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HISTORY MYSTERY: Tobacco Farming

HISTORY MYSTERY: Tobacco Farming

 

Fields of tobacco, sometimes as tall as a man and weathered curing sheds were once a common sight in Onondaga County particularly in the towns of Lysander, Van Buren and Clay.  See the photo of Albert Hamlin standing in his field of tobacco with the drying shed in the background.  Long before the first white man arrived on this continent, tobacco was grown in New York State – on the Niagara Frontier, in the Oneida Lake country, the Southern Tier and the Valley of the Susquehanna.  Tobacco culture was re-introduced into the state around the middle of the 1800’s and tobacco became an important crop in Onondaga County, as well as other upstate areas.

 

One of the liveliest settlements in Onondaga’s tobacco land was Cigarville, on the Moyer’s Corners-

Cicero Road, a thriving little community which derived its Post Office’s name from its ranking industry, the manufacture of cigars from tobacco cultivated locally and from surrounding towns.  In its hey-day, the Cigarville Factory employed between 75 and 100 men, described as a rowdy, rollicking, quick-tempered lot.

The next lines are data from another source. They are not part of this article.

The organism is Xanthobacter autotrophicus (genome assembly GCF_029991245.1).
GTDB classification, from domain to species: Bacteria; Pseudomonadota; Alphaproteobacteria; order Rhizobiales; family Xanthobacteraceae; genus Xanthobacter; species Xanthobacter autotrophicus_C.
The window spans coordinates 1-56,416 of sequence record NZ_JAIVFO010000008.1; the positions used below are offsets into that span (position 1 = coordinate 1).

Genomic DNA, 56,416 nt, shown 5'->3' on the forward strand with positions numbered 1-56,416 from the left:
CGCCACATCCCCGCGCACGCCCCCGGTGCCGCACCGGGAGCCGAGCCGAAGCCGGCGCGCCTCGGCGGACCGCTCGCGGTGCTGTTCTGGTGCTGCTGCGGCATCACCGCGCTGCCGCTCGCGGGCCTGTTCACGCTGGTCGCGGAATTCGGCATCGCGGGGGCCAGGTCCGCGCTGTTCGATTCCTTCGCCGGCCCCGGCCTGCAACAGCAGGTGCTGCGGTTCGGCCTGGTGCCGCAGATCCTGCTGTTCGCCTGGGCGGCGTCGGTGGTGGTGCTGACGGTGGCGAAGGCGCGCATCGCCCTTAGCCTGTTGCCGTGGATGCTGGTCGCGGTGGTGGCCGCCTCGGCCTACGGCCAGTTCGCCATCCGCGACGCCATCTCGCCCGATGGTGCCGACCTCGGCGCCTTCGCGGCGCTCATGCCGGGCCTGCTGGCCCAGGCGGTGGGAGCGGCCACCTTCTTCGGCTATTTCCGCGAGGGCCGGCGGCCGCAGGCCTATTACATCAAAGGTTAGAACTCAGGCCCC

In 1881, the cigar makers went out on strike, in protest against an unjust foreman.  The dismissal of the foreman temporarily settled the dispute, but his reinstatement and the importation of cigar strippers from New York City caused so unruly a disturbance that a telegram and messengers were dispatched with all haste to Syracuse to ask the sheriff and his deputies for aid.  According to the Syracuse Currier of April, 1881, everything was quiet in Cigarville when the sheriff arrived.  Some of the alien strippers had been persuaded to return to their homes and many of the “union” men were back at work.  The owner of the factory meanwhile stoutly declared that he would bring in more hands from outside.  According to Nancy Vars: “Whether he did or not is not recoded, but subsequent accounts of the strike relate that he was finally forced to close his factory.

 

Many of the cigar makers went into business for themselves, some individually, others co-operatively.  But all the ventures failed and with them faded the name and glory of Cigarville.   Before long, cabbage had become the major crop of the area and sauerkraut the main industry.

 

The Cigarville incident was merely a picturesque anecdote.  Nevertheless, the passing of Cigarville presaged the closing of an era.  The substitution of other crops for tobacco was fast becoming a general trend throughout the state.  New York farmers discovered that raising tobacco was no longer profitable.  A few farms in Onondaga County continued to grow tobacco until at least as recently as 1937. According to a Post-Standard article of December 1, 1957:  “Tobacco culture in New York centered for the most part around Elmira.  It was regarded as a negligible enterprise, interesting, perhaps, only as a novelty.”

 

Dorothy Heller, Historian

6-30-21